One of the more unique challenges when performing energy efficiency upgrades in a university setting can be the needs of more specialized facilities on campus – like chemistry and biology buildings. These facilities usually have classrooms and laboratories, and those labs are home to very sensitive experiments and hazardous substances. Powerful equipment combined with ventilation to maintain a safe indoor environment means these kinds of buildings are frequently big energy consumers. So how do you make the building more efficient, while providing for the lab needs of students, faculty, and staff?
The University of Utah implemented upgrades to the Eyring Chemistry and Biology buildings with the help of an engineering consulting firm. Ventilation was changed from constant air volume to variable air volume (VAV), and an array of sensors, monitors, and controls were installed to allow for energy saving control sequences while maintaining laboratory pressurization and temperature control. The project – covering five buildings and 370,000 square feet – is estimated to save the University $456,000 annually, with a 44 percent savings on EUI!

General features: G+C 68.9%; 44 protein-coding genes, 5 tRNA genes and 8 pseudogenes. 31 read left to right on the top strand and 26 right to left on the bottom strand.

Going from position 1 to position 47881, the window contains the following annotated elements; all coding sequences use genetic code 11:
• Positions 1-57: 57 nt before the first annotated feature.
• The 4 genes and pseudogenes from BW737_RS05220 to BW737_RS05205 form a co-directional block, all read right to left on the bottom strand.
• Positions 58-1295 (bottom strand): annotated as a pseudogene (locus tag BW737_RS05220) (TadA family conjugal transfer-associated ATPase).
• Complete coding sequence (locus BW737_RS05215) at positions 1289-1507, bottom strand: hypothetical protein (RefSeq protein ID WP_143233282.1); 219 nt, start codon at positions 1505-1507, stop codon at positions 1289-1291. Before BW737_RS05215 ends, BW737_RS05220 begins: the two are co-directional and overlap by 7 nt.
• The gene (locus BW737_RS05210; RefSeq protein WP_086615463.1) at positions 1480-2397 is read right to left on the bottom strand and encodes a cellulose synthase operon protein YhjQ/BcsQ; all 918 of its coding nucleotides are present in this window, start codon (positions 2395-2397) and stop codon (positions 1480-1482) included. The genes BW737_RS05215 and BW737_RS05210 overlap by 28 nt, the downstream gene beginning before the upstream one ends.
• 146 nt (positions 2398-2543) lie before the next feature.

To tackle this complicated project, the engineering firm first conducted facility and energy audits of the buildings, and presented a list of recommended “Energy Conservation Measures” – ECMs – to the University. From that list, they chose to implement specific ECMs that would have positive impacts on air flow and temperature control, and that affected the full life-cycle of the buildings beyond energy use reductions. This means the buildings will perform better for longer.
For more details on how this showcase project was implemented, check out the Eyring Chemistry and Biology Buildings on the Better Buildings Solution Center.